One person's genes are nobody else's business.There are times when it might be important for people to reveal genetic information about themselves (for example if a would-be train driver is colour blind, or a woman with brothers and sisters of reproductive age gives birth to a child with a genetic disorder). But there is a delicate and complex balance to strike between the rights of individuals to keep genetic information to themselves and the rights of other family members/the general public to have access to this information for their own health care and/or safety.
Many people face prejudice and discrimination if they tell insurance or mortgage companies, banks and employers that they have, or are likely to develop, a genetic disorder. Until there is effective legislation which protects confidentiality and prevents the misuse of genetic information, some people might want to agree with the statement: Today an unhealthy gene can be replaced with a healthy gene.
Scientists are trying to do something like this in a form of treatment known as gene therapy. This is an experimental technique in which specially engineered viruses, or in some cases fatty particles called liposomes, are used to carry working copies of a gene into the relevant part of a person's body (e.g. the lungs of a person with cystic fibrosis, or the muscles of a boy with Duchenne muscular dystrophy).
ACTIVITY SUPPORT: TEACHERS’ NOTES TRUE OR FALSE?
The idea is to compensate for a missing or faulty gene by introducing working copies of that gene which will then help the affected cells to produce the protein they need to function properly.
So functional copies of the gene are made in a laboratory. These genes have to be inserted into the viruses or liposomes which carry them into the right cells. Those cells have to accept the new genes which then have to work properly. Although scientists have in some cases succeeded in getting working copies of a particular gene to the right cells, they have not yet found an effective way of getting them to function properly for any length of time.
OPTIONAL FOLLOW-UP ACTIVITIES
Select three of the FALSE statements used in class (or ask students to choose three themselves). Students could then be asked to write down what is wrong with the statements and why.
Students could be given some of the statements which were not used in class and asked to write down whether they think they are True or False and why.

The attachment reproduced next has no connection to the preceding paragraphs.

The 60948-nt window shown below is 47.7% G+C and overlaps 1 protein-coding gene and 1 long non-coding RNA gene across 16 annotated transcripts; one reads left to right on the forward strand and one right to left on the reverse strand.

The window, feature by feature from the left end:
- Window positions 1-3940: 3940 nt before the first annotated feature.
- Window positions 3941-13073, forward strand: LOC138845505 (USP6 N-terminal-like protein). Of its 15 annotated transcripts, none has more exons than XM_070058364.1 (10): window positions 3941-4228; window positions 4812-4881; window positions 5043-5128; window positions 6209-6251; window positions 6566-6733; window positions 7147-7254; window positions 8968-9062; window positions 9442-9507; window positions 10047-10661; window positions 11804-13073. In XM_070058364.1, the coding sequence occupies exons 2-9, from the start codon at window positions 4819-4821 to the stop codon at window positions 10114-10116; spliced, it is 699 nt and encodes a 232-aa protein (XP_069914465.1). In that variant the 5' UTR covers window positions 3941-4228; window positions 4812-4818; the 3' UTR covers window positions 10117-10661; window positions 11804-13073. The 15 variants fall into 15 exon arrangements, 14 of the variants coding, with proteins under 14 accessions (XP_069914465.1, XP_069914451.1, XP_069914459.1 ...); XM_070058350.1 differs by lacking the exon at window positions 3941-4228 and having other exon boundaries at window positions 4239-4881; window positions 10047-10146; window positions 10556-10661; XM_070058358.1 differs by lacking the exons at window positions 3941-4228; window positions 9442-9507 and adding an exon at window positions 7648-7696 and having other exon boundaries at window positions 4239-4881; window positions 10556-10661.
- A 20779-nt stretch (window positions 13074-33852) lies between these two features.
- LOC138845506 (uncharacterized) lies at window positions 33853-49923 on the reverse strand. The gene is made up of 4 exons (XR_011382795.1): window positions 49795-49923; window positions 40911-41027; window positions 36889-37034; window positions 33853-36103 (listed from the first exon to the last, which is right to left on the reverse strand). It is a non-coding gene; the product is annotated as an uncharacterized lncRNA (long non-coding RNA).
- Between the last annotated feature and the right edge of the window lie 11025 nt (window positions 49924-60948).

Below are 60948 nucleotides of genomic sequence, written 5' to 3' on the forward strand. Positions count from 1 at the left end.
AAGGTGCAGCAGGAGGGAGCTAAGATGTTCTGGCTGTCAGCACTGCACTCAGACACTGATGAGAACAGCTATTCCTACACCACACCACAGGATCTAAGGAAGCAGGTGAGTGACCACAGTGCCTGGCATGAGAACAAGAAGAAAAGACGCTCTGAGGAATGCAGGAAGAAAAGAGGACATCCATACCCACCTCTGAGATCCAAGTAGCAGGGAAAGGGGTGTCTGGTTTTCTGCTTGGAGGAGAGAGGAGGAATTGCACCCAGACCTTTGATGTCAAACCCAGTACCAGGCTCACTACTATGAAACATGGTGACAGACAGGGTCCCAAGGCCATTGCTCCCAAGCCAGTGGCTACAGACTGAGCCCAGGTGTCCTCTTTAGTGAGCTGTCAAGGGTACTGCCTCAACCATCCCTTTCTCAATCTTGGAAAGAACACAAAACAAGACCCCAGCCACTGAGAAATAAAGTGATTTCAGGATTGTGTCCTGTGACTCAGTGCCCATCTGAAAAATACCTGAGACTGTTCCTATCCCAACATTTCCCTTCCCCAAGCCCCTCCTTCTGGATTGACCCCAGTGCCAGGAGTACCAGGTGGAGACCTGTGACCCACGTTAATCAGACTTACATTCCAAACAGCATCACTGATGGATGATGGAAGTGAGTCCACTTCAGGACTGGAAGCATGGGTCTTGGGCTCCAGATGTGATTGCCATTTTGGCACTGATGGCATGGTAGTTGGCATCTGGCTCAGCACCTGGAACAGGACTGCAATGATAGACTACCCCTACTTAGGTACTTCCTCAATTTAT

Students could be given some of the statements not used in class together with a copy of the matching Notes for Teachers — True or false Statements (photocopied and cut out so that only the explanation is left, not the statement itself nor whether it is True or False). The students then have to decide (a) whether each statement is True or False and (b) which explanation goes with which statement.
See pages 112-116 for notes on each statement
1. A gene is a length of DNA.
2. There is such a thing as a longevity gene which enables you to live up to 30% longer than the average human.
3. Identical twins have the same genes.
4. Tongue-rolling is genetic-you can either do it or you can't.
5. If your mother is the only girl and has seven brothers and your father is one of seven boys, you are more likely to have a boy.
6. Genes are part of a human's body which give out emotions.
7. if you're homosexual, it's because you've got a gay gene.
8. Genes are passed down through your biological parents.
9. There are 23 chromosomes in a gene.
10. Genes contain chromosomes.
11. Half your genes come from your mother and half from your father.
12. Genes can mutate.
13. Genetic disorders are always passed on.
14. The severity of genetic diseases decreases as they are passed through the generations.
15. fhere are 46 chromosomes in all normal cells except gametes (sex cells) which have 23 chromosomes.
16. Ail genetic disorders are recessive.
17. If you have faulty genes, you have some kind of disability, no matter how slight.
18. Genes are found on thread-like chromosomes in the nucleus of every cell.
19. Everyone has a 'DNA fingerprint' which can be used to identify people i.e. in crime.
20. DNA can be affected by exposure to radiation.
21. You inhabit genes from parents and that's how you get certain habits from them.